Black Swan: A Review

If you clicked on this article looking for a critique of the movie Black Swan, starring Natalie Portman and Mila Kunis, I’m sorry to say that you’re in the wrong place…but you should just stick around anyway!

The type of black swan in the lake today is of a much rarer variety: it is a statistical outlier in the markets that signals catastrophe. But where does it come from–and how can you profit from it?

The phrase “black swan” was made popular by Nassim Nicholas Taleb, a finance-extraordinaire turned writer, who sought to describe the nature of unusual events in financial markets. He gained notoriety after the crisis of 2008 when he spoke about the need to let systems break in order to be rebuilt and come back stronger (AKA- more resistant to future disasters). However, the concept of black swans has been around for much longer.

It is popular belief that prior to “Black Monday,” traders did not concern themselves very much with the idea of a major crashes occurring on a ‘regular basis’ (that is, they generally said “if it crashes”). Afterwards, investors started to be wary of the possibility of the market going to hell in a hand-basket at any point in time, without a blaring sign (a shift to “when it crashes”).

(Before we move on, if you haven’t read Alex Warfel’s article on the VIX, you’ll want to take a look since the VIX is a compliment to what we’re about to discuss).

Taking a step back for a moment, however, what does one really mean when they say “market crash”? Well, to take a page out of ye old statistics book (I’m sorry in advance), the stock market returns over a period can be plotted on a graph to show the general distribution over time (think normal distribution from your class). There is an average return (the mean) of the index over a period of time, as well as degrees to which the market deviates from that average (the standard deviation). The more standard deviations a return is from the mean, the less likely it is to happen (see below).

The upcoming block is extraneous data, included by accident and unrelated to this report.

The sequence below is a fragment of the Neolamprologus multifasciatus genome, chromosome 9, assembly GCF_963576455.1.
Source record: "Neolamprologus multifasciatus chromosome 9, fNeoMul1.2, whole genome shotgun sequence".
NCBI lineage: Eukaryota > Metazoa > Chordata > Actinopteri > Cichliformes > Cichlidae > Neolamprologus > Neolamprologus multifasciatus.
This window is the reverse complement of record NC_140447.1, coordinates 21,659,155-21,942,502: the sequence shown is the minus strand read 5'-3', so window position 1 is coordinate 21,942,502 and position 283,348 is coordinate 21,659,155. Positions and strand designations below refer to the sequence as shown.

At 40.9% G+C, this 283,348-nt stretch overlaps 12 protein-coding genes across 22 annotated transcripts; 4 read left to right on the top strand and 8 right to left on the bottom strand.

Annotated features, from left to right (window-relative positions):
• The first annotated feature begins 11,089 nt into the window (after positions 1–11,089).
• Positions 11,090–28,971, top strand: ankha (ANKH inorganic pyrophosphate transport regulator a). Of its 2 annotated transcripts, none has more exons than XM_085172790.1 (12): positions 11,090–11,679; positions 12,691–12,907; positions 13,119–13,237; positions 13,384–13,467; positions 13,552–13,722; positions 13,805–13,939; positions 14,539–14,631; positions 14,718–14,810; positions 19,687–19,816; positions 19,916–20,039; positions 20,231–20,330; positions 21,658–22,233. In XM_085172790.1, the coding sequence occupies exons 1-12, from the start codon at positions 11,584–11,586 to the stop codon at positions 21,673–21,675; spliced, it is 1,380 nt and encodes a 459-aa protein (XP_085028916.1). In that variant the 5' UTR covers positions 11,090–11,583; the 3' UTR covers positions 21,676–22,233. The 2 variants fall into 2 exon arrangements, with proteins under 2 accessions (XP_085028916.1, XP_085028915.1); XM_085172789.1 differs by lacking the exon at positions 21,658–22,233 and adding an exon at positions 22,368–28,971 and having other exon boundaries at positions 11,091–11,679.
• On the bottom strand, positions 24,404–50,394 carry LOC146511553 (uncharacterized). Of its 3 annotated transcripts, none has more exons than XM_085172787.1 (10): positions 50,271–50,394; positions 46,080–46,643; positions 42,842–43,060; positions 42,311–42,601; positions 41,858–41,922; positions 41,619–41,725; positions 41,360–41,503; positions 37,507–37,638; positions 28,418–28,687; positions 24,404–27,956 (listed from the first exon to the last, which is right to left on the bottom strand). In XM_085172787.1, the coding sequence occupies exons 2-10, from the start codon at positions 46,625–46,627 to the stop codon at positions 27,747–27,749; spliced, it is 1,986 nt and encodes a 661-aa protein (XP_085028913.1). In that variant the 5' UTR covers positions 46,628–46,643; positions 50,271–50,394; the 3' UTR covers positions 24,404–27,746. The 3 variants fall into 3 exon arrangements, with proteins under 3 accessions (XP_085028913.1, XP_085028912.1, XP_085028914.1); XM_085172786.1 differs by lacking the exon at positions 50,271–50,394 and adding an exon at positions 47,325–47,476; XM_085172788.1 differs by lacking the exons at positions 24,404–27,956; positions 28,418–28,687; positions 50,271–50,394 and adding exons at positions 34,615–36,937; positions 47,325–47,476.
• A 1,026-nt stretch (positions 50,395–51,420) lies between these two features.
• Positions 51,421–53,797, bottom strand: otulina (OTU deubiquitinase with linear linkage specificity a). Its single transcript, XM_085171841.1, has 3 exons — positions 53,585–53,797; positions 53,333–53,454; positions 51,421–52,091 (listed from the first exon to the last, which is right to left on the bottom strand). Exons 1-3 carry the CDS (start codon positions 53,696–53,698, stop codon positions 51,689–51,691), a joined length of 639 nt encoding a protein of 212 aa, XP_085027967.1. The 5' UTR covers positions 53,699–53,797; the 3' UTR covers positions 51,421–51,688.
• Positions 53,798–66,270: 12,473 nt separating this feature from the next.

standard_deviation_diagram-svg
Source: Wikipedia Commons

While the returns are thought to generally follow this distribution (cause apparently some are so bold as to claim that), there are occasions when returns at the tails (standard deviations of 2 or more) will be more prevalent. The possibility of this occurring is known as “tail risk,” which is calculated using the price of out-of-the-money put and call options on the S&P.

As mentioned above, before Black Monday, people weren’t really worried about the S&P falling too far below its current price, or even swinging too high above it in a short period of time, so prices of out-of-the-money put and call options where, to some degree, at parity (see the chart below). After the crash, the price of out-of-the-money put options increased due to a greater focus on the left-side tail risk of the market (AKA- the implied volatility curve was skewed towards puts).

implied-vol
Source: CBOE

For those of you who like to flex your math skills, the skewness of the S&P 500 can be found by the following equation, where S is the coefficient of skewness, R is the 30-day logarithmic return of the index, $latex\mu$ is the return. and $latex\sigma$ is the standard deviation.

S=E[\big( \frac{R- \mu}{\sigma}\big)^3]

Since this will give us a negative number in a very small range, we then take the value for S and plug it into this equation:

SKEW = 100-10*S

This will give us the indexable value of SKEW that we all know and love. The value of SKEW ranges anywhere from 100 to 150, with lower values signaling that log-returns are normal, and outliers are not likely. As the value increases, the left-side tail grows “fatter” and the probability of an outlier occurring increases as well. Since it is on the left-side of the distribution, that outlier is likely to come in the form of a catastrophic market downturn.

According to the Chicago Board of Options Exchange (CBOE), the creators of the index, when SKEW=115, there is a 6% chance of a black swan, and at SKEW=135, there is a 12% chance. So, as an investor, how can you take advantage of your newly found knowledge of SKEW? One strategy is to use SKEW to gauge where the market is going, the other is to bet against the market.

If the market has priced in a high probability of a downturn (high SKEW), and you believe it, you could buy the high implied volatility options and write options with a low implied volatility (i.e.- write calls and buy puts, known as a “protective collar“) If you think think the market is wrong, you would do the exact opposite, buying calls and selling puts (a regular “collar“).

So go forth, find the SKEW and trade the heck out of it!

Advertisements

Leave a Reply

Fill in your details below or click an icon to log in:

WordPress.com Logo

You are commenting using your WordPress.com account. Log Out / Change )

Twitter picture

You are commenting using your Twitter account. Log Out / Change )

Facebook photo

You are commenting using your Facebook account. Log Out / Change )

Google+ photo

You are commenting using your Google+ account. Log Out / Change )

Connecting to %s